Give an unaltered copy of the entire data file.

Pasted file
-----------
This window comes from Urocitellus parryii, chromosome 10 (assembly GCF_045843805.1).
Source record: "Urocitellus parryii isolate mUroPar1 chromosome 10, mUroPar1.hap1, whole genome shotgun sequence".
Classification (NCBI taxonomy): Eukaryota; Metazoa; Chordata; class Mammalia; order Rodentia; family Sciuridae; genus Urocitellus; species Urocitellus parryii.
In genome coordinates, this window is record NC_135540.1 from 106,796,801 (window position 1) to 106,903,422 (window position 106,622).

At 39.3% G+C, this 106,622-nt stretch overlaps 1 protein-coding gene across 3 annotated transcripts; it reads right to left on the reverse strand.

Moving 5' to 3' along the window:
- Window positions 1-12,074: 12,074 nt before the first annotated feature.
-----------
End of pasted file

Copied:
This window comes from Urocitellus parryii, chromosome 10 (assembly GCF_045843805.1).
Source record: "Urocitellus parryii isolate mUroPar1 chromosome 10, mUroPar1.hap1, whole genome shotgun sequence".
Classification (NCBI taxonomy): Eukaryota; Metazoa; Chordata; class Mammalia; order Rodentia; family Sciuridae; genus Urocitellus; species Urocitellus parryii.
In genome coordinates, this window is record NC_135540.1 from 106,796,801 (window position 1) to 106,903,422 (window position 106,622).

At 39.3% G+C, this 106,622-nt stretch overlaps 1 protein-coding gene across 3 annotated transcripts; it reads right to left on the reverse strand.

Moving 5' to 3' along the window:
- Window positions 1-12,074: 12,074 nt before the first annotated feature.